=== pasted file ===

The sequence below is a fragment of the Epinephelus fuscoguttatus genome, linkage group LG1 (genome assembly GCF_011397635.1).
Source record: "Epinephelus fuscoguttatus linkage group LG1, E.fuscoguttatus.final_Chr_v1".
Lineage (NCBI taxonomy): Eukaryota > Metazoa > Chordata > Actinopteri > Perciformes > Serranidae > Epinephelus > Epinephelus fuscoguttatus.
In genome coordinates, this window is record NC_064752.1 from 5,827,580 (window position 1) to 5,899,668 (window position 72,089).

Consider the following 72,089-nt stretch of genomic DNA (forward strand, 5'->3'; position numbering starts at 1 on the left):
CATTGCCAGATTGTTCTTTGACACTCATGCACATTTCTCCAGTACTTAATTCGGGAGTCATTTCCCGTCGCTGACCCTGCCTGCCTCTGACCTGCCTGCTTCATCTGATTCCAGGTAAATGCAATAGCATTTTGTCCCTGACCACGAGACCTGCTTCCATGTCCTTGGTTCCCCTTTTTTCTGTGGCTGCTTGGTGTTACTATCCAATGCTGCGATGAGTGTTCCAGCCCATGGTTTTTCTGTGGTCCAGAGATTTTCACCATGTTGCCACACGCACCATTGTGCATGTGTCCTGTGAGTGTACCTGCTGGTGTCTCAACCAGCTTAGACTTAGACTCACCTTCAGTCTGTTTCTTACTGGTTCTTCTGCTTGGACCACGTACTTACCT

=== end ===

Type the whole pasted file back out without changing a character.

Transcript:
The sequence below is a fragment of the Epinephelus fuscoguttatus genome, linkage group LG1 (genome assembly GCF_011397635.1).
Source record: "Epinephelus fuscoguttatus linkage group LG1, E.fuscoguttatus.final_Chr_v1".
Lineage (NCBI taxonomy): Eukaryota > Metazoa > Chordata > Actinopteri > Perciformes > Serranidae > Epinephelus > Epinephelus fuscoguttatus.
In genome coordinates, this window is record NC_064752.1 from 5,827,580 (window position 1) to 5,899,668 (window position 72,089).

Consider the following 72,089-nt stretch of genomic DNA (forward strand, 5'->3'; position numbering starts at 1 on the left):
CATTGCCAGATTGTTCTTTGACACTCATGCACATTTCTCCAGTACTTAATTCGGGAGTCATTTCCCGTCGCTGACCCTGCCTGCCTCTGACCTGCCTGCTTCATCTGATTCCAGGTAAATGCAATAGCATTTTGTCCCTGACCACGAGACCTGCTTCCATGTCCTTGGTTCCCCTTTTTTCTGTGGCTGCTTGGTGTTACTATCCAATGCTGCGATGAGTGTTCCAGCCCATGGTTTTTCTGTGGTCCAGAGATTTTCACCATGTTGCCACACGCACCATTGTGCATGTGTCCTGTGAGTGTACCTGCTGGTGTCTCAACCAGCTTAGACTTAGACTCACCTTCAGTCTGTTTCTTACTGGTTCTTCTGCTTGGACCACGTACTTACCT